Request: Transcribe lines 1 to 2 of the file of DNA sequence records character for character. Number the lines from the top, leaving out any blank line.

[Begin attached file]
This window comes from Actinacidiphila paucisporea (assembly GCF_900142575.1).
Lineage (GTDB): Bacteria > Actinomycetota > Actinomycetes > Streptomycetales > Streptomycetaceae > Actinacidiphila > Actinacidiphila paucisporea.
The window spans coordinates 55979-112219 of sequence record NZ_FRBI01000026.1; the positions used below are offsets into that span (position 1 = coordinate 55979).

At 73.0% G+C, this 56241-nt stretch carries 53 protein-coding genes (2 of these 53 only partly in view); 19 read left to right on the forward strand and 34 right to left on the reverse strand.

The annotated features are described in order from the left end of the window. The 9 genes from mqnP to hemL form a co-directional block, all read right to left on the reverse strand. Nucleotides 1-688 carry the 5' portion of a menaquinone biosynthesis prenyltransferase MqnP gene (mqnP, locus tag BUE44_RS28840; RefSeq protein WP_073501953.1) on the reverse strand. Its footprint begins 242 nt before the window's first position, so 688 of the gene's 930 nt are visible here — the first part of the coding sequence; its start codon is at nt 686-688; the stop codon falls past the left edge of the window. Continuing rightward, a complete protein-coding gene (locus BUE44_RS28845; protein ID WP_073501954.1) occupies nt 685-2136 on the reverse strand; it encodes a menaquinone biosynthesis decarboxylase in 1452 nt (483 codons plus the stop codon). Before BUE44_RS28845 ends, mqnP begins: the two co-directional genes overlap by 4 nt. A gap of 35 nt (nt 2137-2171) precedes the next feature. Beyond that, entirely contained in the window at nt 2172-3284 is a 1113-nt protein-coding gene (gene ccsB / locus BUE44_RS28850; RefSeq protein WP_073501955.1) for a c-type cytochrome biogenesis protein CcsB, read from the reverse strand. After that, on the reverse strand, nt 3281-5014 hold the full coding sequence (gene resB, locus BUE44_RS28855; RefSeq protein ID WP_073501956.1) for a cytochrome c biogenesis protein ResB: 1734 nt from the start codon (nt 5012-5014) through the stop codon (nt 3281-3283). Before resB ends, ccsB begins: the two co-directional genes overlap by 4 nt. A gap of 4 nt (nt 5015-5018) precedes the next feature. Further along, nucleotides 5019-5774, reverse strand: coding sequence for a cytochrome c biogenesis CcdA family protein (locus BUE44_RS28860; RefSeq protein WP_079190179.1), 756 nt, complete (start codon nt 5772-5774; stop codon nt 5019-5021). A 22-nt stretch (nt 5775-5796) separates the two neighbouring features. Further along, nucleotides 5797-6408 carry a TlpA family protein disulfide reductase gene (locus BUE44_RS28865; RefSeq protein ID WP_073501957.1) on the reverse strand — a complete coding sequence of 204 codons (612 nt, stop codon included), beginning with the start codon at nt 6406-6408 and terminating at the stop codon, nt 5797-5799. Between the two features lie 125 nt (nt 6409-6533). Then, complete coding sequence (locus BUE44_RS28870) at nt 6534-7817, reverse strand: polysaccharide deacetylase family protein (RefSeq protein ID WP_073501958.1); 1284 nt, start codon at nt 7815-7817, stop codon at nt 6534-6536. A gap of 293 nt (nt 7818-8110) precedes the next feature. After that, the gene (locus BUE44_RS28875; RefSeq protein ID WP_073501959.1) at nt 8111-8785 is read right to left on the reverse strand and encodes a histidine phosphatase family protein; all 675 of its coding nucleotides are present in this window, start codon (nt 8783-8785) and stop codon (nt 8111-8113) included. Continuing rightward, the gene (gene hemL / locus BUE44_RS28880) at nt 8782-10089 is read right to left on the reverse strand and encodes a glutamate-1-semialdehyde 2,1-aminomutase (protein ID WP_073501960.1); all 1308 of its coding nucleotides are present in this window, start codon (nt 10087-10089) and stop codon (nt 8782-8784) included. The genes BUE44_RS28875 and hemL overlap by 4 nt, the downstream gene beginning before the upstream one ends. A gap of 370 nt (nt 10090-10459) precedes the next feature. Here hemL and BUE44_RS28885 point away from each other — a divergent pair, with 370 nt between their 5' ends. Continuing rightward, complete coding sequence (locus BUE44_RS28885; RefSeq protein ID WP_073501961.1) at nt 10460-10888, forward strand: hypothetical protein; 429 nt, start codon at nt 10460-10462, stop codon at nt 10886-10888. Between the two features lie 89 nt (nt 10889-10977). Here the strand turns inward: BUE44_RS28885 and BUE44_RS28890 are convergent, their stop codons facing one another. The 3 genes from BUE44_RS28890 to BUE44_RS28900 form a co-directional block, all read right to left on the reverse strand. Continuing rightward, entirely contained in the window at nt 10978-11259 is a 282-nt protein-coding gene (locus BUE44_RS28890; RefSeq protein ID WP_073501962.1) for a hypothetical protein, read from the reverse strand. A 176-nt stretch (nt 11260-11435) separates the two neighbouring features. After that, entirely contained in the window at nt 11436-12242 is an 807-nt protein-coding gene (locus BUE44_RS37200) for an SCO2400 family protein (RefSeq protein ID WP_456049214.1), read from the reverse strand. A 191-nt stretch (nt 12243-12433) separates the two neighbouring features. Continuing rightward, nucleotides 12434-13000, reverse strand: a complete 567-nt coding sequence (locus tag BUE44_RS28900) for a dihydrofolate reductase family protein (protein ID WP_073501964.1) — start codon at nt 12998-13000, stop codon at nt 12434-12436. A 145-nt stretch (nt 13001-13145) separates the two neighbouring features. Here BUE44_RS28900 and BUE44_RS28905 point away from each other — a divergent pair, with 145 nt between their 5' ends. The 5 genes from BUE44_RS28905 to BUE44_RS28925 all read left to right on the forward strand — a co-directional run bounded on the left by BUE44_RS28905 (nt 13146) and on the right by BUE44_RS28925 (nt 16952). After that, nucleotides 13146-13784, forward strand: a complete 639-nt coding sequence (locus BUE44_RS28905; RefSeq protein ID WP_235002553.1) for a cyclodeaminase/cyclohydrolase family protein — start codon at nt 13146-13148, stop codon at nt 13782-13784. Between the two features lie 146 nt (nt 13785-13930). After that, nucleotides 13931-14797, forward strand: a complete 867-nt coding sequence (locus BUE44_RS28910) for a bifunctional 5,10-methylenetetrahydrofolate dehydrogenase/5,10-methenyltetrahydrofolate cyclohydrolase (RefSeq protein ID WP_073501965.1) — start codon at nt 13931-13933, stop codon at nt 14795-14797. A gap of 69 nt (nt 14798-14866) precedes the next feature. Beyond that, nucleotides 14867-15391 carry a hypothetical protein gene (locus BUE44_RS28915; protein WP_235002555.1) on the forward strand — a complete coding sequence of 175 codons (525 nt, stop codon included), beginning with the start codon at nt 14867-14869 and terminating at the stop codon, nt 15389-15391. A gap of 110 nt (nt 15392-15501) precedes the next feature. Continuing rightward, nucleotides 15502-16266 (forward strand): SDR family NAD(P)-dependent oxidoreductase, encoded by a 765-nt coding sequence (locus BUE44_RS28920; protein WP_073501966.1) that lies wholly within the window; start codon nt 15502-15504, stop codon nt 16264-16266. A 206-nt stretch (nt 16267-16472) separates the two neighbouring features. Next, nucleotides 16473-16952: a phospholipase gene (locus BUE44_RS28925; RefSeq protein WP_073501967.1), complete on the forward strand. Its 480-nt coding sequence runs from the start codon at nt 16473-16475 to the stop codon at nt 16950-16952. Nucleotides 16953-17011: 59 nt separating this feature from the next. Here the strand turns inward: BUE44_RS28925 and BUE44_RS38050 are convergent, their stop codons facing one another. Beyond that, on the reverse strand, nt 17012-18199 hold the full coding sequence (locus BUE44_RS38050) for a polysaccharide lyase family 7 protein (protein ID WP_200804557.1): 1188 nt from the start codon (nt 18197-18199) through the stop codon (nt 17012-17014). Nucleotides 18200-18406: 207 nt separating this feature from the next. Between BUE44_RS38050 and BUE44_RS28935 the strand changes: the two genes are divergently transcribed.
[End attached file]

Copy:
This window comes from Actinacidiphila paucisporea (assembly GCF_900142575.1).
Lineage (GTDB): Bacteria > Actinomycetota > Actinomycetes > Streptomycetales > Streptomycetaceae > Actinacidiphila > Actinacidiphila paucisporea.